One of the most common pieces of advice photographers hear is 'gear doesn't matter.' This is often followed by the advising photographer talking about how revolutionary the latest canon/nikon/fuji gear is. Cynical jabs aside, 'gear doesn't matter' is often repeated and rightfully so. It's easy, particularly to those beginning in photography, to overbuy and end up with closets full of unused gear or, even worse, gear offering a single gimmick that grew tiresome in one shoot. The popular Youtube photography channel DigitalRev TV even has a whole series of videos giving professional photographers cheap, outdated, or quite literal toy cameras to shoot or film with. Their results are often better than what some can do with a DSLR camera showing that it's the photographer and not the gear that brings quality to a photograph. Thus gear doesn't matter... besides when it does.

Nikon 14-24 2.8

Nikon 14-24 2.8

At best 'gear doesn't matter' is a half-truth. Gear won't make you a better photographer, it won't make a better photograph, and it won't help refill that hole it left in your wallet. But that doesn't mean that gear isn't important. Enter the Nikon 14-24 f/2.8. Even given the amount of praise this lens receives it's not one that I had any want of buying. There's a few reasons why but principle among them is that the lens is far from inexpensive, being primarily a portrait photographer I haven't had the need to go any wider than 24mm, and I generally prefer primes to zooms. Then a client approached me about shooting some of their real estate property and after a few houses in I felt constrained by the 24mm my widest lens offered. Now the client was happy with the photos and happier still with the significant increase in interest and subsequent sales of their properties. But as more jobs came in for real estate of various sizes the 24mm felt like more and more of a hindrance. The 14-24mm helped me photograph houses in a way that wasn't possible or efficient with the gear I had before. The focal range along with the other outstanding qualities of this lens has helped me provide the highest quality photos possible to my clients.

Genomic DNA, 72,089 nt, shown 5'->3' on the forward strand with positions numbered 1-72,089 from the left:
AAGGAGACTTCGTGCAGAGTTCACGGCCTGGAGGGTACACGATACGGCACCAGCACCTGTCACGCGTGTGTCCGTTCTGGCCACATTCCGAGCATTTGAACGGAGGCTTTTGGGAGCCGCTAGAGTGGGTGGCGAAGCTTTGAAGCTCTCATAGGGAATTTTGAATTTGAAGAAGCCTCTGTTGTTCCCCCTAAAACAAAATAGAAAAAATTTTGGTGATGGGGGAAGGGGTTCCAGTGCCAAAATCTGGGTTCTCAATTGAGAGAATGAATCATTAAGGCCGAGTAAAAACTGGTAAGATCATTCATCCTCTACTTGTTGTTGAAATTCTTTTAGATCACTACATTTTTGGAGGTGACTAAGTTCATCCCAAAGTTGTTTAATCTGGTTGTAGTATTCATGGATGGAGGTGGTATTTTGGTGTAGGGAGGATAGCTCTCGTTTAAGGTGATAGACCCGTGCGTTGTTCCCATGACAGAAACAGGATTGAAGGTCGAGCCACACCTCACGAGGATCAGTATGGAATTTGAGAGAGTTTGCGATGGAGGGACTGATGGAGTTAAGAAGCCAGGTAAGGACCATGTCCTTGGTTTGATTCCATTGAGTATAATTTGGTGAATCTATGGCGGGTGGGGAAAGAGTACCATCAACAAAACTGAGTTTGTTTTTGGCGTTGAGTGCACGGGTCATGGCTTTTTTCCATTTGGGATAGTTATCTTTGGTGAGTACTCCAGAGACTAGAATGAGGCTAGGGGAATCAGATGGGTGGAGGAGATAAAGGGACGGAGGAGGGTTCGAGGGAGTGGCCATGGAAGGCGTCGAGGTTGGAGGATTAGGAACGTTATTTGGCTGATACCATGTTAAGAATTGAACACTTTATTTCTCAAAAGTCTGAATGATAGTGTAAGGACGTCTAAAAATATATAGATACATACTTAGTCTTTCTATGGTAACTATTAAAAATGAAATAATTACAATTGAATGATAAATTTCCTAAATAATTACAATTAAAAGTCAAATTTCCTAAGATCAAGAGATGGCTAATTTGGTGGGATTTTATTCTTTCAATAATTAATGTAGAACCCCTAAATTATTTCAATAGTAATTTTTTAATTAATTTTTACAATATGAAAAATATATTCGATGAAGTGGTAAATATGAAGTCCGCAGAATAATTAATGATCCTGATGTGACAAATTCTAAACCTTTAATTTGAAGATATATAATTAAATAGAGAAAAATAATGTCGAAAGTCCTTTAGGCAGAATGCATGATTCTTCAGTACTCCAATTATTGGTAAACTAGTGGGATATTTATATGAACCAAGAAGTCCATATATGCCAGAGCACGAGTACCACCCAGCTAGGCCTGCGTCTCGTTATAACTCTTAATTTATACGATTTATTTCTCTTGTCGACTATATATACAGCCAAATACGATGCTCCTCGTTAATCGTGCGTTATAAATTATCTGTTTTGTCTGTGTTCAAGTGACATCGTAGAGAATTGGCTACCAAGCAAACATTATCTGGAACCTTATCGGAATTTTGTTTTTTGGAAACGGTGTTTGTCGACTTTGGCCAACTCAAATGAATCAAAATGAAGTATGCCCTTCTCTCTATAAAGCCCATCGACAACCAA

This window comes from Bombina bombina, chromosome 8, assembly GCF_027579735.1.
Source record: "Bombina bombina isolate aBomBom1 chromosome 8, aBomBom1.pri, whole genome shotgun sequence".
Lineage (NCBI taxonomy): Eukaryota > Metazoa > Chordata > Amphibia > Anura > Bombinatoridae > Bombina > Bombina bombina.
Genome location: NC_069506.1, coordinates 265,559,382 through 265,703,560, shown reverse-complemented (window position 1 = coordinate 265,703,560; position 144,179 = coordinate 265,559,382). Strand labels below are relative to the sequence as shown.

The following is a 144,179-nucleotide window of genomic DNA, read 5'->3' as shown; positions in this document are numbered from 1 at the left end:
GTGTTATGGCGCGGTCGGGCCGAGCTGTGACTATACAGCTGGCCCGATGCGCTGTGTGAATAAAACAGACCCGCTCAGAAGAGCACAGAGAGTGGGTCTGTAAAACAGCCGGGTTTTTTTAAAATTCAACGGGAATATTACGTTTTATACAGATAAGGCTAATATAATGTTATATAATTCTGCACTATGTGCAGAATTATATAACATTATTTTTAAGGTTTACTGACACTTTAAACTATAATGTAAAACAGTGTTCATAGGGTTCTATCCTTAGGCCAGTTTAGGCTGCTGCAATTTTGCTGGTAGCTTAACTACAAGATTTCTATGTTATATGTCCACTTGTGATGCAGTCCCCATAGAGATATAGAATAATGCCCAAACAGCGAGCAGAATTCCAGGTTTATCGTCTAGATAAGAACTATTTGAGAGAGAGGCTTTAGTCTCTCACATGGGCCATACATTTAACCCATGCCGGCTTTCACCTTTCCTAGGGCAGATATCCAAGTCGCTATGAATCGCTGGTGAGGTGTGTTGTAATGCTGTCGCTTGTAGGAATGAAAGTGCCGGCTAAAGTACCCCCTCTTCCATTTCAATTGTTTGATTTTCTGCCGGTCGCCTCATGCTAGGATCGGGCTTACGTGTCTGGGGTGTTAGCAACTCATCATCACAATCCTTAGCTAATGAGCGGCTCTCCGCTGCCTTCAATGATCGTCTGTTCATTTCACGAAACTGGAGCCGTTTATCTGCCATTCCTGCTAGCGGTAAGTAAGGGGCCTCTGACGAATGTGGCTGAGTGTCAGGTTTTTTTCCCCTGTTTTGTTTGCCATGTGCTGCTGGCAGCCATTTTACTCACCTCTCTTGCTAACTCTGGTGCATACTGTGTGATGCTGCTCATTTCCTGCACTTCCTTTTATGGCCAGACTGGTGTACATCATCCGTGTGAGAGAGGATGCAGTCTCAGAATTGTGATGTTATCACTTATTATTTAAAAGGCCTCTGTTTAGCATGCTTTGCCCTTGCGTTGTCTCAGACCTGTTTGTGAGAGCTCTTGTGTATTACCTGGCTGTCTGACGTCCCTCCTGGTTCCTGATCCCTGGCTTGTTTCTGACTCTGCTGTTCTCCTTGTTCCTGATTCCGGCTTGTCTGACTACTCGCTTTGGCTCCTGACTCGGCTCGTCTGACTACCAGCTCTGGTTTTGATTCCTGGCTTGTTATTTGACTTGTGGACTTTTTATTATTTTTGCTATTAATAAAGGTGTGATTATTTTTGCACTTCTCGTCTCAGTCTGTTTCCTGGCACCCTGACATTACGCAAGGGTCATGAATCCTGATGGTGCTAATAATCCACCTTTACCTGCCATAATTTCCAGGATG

So why then is 'gear doesn't matter' so often repeated among photographers? It's true that the 14-24mm has allowed me to deliver more images to my clients but a new focal length ultimately plays a small role in creating a good photograph. Lighting and composition are still king and a new lens isn't going to stop the sunlight coming through the windows of a room from blowing out or the opposite wall from going to black in the shadows. I can compose the scene of a room differently with this new lens but I still have to be sure the composition keeps the room looking open and welcoming. Being able to provide wider, more open shots of a house is great but if the lighting and composition are off then I've taken a step back on what I'm delivering to my clients. Realistically, they couldn't care less what my photos are taken with as long as the quality of the images remains the same.

Where then are we left with our now tiring 'gear doesn't matter' adage? On one hand, it's the photographer that makes the photograph as gear isn't going to make up for poor composition or lighting. The tools used by the photographer to create a photograph is inconsequential. But if you've ever tried to drive a nail with a screwdriver because you couldn't find your hammer then you know the importance of having the right tools for the job. Some gear does make a photographers job easier but if you don't understand how to make the photograph then the tools don't matter. After all, a hammer does make driving a nail easier but if you're driving a nail into drywall you're going to have a bad time regardless.

Gratuitous photos of Louisville, KY below taken with the Nikon 14-24mm.